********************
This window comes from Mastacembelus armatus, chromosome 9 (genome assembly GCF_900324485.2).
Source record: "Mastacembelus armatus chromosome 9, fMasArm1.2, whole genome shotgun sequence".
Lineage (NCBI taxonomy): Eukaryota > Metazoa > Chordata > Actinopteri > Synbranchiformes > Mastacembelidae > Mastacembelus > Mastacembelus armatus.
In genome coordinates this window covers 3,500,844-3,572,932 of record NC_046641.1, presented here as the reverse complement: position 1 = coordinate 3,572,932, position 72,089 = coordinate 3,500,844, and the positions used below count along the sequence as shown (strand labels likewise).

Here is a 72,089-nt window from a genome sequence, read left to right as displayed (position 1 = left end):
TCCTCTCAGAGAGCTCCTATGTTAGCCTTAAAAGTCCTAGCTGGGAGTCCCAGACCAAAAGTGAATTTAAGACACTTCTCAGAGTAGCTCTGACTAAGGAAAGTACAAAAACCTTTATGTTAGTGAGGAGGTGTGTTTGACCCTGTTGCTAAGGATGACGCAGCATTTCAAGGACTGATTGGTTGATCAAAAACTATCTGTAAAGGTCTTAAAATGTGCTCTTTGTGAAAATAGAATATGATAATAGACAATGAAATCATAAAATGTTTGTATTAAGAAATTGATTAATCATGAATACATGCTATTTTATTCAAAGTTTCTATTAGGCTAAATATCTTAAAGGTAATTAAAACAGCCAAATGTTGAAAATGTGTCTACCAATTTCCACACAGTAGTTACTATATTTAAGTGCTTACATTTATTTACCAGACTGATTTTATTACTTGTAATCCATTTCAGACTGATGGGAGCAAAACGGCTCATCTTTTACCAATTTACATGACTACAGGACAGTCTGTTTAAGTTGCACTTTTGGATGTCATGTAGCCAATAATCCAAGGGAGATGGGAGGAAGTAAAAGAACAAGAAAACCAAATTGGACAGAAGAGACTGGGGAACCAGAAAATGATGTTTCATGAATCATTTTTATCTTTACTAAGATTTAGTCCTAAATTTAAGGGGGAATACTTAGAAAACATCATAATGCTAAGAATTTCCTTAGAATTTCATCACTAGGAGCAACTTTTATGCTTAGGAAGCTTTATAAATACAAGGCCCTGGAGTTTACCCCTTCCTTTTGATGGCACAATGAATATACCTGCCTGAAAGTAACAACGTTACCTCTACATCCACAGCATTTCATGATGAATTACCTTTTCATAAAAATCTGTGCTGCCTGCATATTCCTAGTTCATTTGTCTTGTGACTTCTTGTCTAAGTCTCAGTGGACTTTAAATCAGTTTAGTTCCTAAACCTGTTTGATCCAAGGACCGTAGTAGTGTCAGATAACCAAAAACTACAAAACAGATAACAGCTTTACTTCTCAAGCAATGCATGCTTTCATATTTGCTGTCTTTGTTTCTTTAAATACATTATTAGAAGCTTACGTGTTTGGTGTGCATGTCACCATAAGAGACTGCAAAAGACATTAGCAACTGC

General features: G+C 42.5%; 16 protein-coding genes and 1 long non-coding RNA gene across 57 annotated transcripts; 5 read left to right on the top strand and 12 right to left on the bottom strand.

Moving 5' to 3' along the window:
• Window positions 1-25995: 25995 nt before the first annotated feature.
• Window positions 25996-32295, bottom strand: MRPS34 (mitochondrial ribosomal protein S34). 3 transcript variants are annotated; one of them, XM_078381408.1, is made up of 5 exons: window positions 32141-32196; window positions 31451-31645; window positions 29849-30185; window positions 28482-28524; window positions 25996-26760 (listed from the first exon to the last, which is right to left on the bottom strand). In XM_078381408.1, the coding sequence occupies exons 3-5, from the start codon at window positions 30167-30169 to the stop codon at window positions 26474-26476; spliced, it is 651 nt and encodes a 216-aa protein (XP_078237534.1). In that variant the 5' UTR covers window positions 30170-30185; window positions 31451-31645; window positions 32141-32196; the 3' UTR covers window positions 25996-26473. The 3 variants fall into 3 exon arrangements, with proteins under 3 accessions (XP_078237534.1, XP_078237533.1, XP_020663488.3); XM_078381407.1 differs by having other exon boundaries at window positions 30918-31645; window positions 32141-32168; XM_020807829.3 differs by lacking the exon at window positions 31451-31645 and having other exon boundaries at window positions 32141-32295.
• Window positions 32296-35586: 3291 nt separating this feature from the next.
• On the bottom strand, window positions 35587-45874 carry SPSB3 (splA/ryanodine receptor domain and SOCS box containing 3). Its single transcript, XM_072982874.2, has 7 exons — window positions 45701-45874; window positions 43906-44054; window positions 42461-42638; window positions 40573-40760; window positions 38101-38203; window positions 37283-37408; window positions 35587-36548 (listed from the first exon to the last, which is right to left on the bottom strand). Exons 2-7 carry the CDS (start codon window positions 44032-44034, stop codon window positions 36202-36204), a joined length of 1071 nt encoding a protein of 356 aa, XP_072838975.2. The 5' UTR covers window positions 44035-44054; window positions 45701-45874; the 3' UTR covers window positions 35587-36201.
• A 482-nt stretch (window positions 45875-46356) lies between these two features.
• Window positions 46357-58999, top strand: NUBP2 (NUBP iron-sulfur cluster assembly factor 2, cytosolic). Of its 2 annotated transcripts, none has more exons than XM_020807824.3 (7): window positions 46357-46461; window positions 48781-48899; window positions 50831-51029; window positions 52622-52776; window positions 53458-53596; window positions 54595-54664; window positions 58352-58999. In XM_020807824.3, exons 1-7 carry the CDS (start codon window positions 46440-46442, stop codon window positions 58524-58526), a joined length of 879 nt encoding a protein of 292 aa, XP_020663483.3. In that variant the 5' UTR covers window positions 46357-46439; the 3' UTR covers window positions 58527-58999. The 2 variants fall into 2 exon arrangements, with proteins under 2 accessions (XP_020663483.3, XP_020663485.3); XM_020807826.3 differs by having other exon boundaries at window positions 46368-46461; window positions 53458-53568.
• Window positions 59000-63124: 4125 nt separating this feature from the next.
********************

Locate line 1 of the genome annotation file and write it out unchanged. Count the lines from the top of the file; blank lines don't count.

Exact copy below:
This window comes from Mastacembelus armatus, chromosome 9 (genome assembly GCF_900324485.2).